All these worries and stress after-hours may actually hinder our ability to function at work. Failing to mentally disengage from work (also known as psychological detachment from work) is related to exhaustion, one of the key signs of burnout.
In a new study, titled “Exhaustion and lack of psychological detachment from work during off-job time: Moderator effects of time pressure and leisure experiences,” researcher Sabine Sonnetag and her colleagues investigated this link.
Bad boss alert! Let’s say your supervisor was incensed with the results of yesterday’s baseball or football game. As a result, today he’s been condescending, hypercritical, and an all-around sourpuss. Can he make up for it by being extra nice and helpful to you tomorrow?
Feedback has long been considered a focal point for employee development and advancement within organizations. But why is it so important, and how can creating a feedback-friendly culture benefit the organization as well as the individual?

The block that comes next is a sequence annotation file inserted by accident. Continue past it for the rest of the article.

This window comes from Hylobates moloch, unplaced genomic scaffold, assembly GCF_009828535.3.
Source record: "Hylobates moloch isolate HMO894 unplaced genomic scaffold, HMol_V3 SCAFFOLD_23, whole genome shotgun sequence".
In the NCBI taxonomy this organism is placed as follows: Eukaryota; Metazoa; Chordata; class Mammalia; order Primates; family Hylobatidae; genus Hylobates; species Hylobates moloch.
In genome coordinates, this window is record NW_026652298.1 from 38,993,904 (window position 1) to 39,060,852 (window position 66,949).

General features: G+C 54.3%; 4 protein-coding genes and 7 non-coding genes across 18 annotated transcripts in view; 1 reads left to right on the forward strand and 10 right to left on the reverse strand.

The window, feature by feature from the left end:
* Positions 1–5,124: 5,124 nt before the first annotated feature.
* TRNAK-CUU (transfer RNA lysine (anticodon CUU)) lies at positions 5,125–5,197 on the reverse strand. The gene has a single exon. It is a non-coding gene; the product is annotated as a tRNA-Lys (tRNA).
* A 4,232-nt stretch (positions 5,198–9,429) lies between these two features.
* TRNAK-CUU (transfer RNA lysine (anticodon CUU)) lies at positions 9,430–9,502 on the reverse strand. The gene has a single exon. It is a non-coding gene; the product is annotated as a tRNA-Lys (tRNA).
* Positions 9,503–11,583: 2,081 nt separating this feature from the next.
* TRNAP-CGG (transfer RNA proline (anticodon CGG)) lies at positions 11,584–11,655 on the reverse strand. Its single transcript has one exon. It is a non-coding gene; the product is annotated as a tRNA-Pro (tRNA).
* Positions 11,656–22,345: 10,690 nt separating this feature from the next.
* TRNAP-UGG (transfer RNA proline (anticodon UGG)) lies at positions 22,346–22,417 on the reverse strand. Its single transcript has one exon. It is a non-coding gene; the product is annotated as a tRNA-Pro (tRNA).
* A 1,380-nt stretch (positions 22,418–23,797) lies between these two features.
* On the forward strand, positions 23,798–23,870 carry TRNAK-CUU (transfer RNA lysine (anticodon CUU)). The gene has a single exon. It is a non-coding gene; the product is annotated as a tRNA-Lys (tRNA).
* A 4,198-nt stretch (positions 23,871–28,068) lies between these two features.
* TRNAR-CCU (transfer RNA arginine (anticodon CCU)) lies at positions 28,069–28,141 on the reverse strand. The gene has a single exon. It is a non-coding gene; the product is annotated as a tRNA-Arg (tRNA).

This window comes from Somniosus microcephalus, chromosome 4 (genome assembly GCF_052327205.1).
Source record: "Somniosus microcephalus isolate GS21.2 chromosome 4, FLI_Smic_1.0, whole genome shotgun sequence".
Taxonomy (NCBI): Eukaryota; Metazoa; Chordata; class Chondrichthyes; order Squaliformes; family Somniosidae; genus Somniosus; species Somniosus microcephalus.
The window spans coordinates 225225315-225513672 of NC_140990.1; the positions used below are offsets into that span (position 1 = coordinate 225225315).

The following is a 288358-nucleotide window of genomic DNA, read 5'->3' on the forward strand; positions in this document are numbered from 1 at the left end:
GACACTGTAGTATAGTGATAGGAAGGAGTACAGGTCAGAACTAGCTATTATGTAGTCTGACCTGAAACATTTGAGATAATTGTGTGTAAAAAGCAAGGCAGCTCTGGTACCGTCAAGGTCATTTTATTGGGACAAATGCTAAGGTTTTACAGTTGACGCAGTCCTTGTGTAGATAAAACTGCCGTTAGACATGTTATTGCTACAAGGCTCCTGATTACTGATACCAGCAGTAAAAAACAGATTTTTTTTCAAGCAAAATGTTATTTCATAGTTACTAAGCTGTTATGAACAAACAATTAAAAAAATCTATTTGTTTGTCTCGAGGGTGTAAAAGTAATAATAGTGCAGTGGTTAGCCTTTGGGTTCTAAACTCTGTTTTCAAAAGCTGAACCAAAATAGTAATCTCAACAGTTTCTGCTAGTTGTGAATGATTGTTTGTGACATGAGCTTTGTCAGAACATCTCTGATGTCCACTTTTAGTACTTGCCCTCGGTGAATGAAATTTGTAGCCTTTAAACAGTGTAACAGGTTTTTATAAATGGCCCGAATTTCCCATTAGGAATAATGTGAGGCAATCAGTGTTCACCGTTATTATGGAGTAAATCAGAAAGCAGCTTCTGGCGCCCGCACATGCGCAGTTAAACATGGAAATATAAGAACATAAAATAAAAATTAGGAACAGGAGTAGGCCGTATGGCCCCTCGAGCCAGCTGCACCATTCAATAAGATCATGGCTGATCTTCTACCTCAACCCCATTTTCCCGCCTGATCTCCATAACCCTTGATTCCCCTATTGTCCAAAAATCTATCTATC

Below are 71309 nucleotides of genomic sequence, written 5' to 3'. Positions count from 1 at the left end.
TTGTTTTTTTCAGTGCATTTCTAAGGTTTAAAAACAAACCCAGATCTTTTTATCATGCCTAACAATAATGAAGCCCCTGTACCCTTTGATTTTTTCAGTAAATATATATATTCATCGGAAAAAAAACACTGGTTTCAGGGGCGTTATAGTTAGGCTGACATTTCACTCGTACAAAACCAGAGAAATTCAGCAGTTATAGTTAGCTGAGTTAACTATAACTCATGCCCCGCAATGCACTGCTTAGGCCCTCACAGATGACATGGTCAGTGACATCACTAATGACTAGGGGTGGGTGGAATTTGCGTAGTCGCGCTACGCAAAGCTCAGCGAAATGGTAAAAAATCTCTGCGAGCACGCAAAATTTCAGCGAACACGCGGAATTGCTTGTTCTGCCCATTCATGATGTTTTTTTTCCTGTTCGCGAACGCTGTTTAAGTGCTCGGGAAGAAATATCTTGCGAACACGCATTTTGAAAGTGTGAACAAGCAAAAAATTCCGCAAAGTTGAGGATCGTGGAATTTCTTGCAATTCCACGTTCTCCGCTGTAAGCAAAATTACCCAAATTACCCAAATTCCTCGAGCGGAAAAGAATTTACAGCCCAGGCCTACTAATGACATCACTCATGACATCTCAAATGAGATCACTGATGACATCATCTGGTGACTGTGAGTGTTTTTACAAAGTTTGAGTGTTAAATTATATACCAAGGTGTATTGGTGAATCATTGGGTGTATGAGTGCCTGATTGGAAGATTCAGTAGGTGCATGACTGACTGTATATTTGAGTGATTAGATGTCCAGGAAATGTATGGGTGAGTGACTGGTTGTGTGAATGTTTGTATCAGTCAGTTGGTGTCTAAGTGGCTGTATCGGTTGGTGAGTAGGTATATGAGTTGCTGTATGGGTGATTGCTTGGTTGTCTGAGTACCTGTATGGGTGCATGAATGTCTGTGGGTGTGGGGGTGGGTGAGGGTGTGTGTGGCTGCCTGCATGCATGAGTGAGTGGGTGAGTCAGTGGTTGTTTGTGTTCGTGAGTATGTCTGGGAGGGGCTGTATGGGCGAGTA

Are there times where you feel like you’re just “going through the motions” at work? If so, there’s good news: Instead of continuing with your daily tasks like a preprogrammed robot, you can thrive at work!
Good leads to more good, right? It is generally thought that creating a positive environment in the workplace leads to increased productivity for everyone. Surprisingly though, there comes a point when positivity in the workplace can actually harm your work environment and result in unfavorable outcomes.
As working professionals, the better part of our days are spent at the office. Naturally then, workplace well-being plays an important role in the overall well-being of a working professional. So what does workplace well-being really mean, and what are the factors that influence it?
One of the newest concepts that people are talking about (at least here in Colorado) is mindfulness. Mindfulness is a state in which you pay attention to the present without making judgments, negative or positive, about the feelings or thoughts you have. You’ve probably heard of it, and maybe you’re a little bit skeptical. Very few studies are out there that investigate mindfulness in the workplace, but a team of researchers in the Netherlands, led by Ute Hülsheger, recently set out to determine the benefits of mindfulness at work.